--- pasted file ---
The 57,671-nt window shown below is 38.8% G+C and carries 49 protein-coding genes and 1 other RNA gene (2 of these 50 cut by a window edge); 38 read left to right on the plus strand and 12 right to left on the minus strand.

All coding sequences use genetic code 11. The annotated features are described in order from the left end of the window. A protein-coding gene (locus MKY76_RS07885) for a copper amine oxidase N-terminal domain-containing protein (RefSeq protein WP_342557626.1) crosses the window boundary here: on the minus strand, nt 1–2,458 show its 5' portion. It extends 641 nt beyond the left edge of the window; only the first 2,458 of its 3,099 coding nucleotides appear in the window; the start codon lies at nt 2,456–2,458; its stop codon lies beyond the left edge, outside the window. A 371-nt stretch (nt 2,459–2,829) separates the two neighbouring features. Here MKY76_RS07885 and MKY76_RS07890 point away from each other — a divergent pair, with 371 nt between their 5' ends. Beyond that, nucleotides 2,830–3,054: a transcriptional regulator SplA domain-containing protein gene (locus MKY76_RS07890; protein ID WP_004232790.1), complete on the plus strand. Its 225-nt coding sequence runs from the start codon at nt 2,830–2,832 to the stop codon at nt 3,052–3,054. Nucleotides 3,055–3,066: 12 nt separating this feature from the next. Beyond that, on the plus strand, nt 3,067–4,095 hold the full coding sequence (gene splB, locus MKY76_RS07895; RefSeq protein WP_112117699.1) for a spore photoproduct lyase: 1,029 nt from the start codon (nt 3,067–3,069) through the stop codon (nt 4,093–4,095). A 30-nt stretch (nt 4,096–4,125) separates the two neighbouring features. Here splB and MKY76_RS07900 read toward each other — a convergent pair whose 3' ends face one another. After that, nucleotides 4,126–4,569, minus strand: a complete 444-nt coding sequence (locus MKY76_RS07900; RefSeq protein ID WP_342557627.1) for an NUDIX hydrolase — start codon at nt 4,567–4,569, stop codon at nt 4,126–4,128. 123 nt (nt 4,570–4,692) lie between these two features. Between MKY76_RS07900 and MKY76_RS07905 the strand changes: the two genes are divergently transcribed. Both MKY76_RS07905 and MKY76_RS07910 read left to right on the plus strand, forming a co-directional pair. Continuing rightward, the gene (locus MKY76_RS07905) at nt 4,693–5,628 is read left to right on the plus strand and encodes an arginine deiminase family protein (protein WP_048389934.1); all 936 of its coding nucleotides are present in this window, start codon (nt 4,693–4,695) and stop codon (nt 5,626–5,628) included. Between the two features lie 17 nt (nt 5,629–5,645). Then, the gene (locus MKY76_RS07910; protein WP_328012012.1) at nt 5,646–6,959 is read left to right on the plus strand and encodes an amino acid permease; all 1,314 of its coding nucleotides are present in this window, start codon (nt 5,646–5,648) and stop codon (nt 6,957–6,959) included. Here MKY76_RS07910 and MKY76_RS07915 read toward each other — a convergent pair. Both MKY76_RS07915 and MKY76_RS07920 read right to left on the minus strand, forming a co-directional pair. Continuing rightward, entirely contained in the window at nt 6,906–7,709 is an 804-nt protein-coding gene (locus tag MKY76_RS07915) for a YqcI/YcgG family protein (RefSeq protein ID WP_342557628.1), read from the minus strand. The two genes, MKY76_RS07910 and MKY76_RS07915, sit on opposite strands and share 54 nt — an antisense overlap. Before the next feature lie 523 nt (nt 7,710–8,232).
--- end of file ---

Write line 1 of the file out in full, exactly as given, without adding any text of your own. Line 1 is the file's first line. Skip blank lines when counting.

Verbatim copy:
The 57,671-nt window shown below is 38.8% G+C and carries 49 protein-coding genes and 1 other RNA gene (2 of these 50 cut by a window edge); 38 read left to right on the plus strand and 12 right to left on the minus strand.